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Member of the European Commission Responsible for Maritime Affairs and Fisheries
Integration in maritime affairs: the way forward
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Meeting of the European Parliament's Intergroup on Seas and Coastal Affairs
Brussels, 24 March 2010
Mrs Lepage, Mrs Marianou, Honourable Members, Colleagues, Ladies and Gentlemen,
I am delighted to be here today to meet with the Intergroup on Seas and Coastal Affairs, just a few days after its establishment.
The recent birth of the Intergroup is yet another proof of the Parliament's commitment to promote an integrated maritime policy. The Intergroup's arrival could not have come at a better time. You can help foster the IMP's cross-sectoral approach within the European Parliament and beyond. Your privileged interface with civil society and other stakeholders can make this Intergroup a catalyst that will boost stakeholder participation in shaping future maritime policy. I sincerely hope that this first meeting will establish a long-term close collaboration between us.
Because collaboration is ultimately what this whole exercise boils down to. Through the Integrated Maritime Policy we are first of all looking for the synergies between the various sectoral policies, to prevent incoherence and contradictions. Taking it one step further, we now want to overcome the traditional fragmentation of policies developed in isolation from one another. To act in favour of an integrated, cross-sectoral approach that will promote sustainable growth in coastal regions and maritime sectors as a whole.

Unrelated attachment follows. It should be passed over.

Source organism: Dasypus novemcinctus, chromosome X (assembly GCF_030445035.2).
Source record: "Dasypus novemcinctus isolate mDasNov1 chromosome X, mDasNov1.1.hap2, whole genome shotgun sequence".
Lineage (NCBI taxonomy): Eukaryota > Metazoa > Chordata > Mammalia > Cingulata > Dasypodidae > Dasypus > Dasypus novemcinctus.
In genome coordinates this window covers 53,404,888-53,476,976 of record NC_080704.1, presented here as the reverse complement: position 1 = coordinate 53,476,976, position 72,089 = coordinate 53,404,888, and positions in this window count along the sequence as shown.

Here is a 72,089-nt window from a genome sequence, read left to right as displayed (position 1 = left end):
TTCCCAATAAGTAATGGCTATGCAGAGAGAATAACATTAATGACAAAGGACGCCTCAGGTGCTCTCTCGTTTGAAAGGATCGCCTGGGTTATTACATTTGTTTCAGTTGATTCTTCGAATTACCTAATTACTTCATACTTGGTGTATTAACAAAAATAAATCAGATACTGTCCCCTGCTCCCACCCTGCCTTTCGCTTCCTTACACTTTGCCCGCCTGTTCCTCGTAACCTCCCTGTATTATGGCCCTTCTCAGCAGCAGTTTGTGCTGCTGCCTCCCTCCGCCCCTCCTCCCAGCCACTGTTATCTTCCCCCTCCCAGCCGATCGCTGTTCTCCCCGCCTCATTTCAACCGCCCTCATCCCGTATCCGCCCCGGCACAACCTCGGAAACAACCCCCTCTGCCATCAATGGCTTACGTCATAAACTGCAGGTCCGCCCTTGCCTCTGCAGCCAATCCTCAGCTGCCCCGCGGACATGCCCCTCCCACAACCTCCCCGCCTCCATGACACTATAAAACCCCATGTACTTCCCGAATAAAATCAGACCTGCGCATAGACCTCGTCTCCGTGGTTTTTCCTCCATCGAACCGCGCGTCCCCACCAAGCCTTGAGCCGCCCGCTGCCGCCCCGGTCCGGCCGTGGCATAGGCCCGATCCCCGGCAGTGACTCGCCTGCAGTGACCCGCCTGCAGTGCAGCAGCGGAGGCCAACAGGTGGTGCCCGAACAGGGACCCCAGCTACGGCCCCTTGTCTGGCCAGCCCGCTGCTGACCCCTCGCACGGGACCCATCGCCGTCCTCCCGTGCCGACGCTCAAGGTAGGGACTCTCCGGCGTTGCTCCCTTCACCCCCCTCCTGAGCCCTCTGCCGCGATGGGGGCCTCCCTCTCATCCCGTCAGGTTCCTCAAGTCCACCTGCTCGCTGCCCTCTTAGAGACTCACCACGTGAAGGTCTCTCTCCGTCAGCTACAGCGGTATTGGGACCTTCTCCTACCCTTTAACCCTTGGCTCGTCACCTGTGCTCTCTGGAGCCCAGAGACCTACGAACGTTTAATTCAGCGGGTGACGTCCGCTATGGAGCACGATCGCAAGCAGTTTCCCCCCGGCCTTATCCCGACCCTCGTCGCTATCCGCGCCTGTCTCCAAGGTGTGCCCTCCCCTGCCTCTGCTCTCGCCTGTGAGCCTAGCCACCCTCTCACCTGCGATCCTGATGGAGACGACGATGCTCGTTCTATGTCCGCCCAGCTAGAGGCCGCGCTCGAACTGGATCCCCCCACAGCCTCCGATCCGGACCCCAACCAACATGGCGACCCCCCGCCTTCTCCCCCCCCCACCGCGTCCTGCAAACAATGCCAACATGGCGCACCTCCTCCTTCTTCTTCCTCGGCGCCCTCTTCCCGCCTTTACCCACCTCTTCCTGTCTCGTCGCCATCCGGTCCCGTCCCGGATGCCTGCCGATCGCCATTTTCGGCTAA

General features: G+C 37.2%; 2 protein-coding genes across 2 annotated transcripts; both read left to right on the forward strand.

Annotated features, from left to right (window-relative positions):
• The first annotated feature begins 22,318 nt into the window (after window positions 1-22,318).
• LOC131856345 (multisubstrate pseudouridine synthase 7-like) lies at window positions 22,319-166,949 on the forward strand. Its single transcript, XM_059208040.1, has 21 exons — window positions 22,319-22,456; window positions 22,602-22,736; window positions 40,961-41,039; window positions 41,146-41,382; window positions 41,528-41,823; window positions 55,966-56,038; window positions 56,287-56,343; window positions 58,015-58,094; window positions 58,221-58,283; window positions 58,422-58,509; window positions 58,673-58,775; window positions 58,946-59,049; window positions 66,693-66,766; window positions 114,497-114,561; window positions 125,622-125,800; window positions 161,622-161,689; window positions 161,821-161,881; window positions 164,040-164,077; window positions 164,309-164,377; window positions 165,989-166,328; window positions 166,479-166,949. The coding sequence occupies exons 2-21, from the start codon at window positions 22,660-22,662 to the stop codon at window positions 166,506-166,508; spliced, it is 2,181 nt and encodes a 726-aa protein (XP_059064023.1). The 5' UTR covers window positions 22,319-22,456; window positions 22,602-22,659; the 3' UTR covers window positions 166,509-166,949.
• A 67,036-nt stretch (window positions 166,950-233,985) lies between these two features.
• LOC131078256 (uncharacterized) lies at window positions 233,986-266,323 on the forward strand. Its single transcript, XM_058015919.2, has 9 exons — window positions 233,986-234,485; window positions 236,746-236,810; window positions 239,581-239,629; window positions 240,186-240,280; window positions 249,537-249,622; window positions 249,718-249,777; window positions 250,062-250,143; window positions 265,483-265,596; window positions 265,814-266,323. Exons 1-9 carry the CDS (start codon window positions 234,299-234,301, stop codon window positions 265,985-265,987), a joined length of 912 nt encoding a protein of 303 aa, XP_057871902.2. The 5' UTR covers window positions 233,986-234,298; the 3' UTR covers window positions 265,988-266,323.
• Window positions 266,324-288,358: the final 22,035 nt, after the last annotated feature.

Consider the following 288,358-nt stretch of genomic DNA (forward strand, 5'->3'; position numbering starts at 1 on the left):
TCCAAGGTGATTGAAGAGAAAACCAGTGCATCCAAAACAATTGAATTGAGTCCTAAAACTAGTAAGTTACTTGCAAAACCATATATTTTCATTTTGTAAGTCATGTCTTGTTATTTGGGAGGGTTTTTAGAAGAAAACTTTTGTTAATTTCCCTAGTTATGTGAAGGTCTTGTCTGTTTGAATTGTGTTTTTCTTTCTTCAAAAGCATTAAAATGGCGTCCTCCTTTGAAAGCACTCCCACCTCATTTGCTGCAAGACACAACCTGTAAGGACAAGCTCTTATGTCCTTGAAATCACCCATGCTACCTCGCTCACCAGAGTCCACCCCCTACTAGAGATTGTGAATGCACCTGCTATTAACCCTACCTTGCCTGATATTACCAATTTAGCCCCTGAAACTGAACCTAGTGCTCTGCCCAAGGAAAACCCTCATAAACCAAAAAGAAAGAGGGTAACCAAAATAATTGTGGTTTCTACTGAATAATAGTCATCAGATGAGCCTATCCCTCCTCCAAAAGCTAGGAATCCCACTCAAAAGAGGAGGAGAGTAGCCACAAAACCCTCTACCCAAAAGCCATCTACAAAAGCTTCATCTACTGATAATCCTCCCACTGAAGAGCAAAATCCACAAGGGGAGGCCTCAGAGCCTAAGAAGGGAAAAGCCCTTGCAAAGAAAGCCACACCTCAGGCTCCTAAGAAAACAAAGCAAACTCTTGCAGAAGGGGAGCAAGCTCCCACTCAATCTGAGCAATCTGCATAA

In this way, we will promote the spirit of collaborative policy-making that lies at the heart of the Europe 2020 strategy, putting the general public interest before the specific sectoral interests. In this spirit of collaboration, we can join forces with the Intergroup to foster an innovative culture of cross-sectoral dialogue for an innovative policy.
At the same time the Integrated Maritime Policy (IMP) has matured enough – 3 years old - to grow up to a new level. Driving it forward will certainly be one of the flagships of my mandate. We have started taking serious steps towards crafting tailor-made solutions to the specific challenges of our sea basins. And I am happy to say that early signs are encouraging. Rapid technical advances on cross-sectoral tools such as maritime spatial planning, integrated surveillance or marine knowledge further comfort me in the belief that we can safely push ahead with a bolder IMP.
Two main documents will guide us along the way: the November 2009 General Affairs Council conclusions, and last year's progress report on the IMP. On the basis of these two documents, the Commission has established five strategic guidelines:
First, Integrated Maritime Governance. This implies establishing effective structures at all levels of decision-making and involving stakeholders more closely in those structures.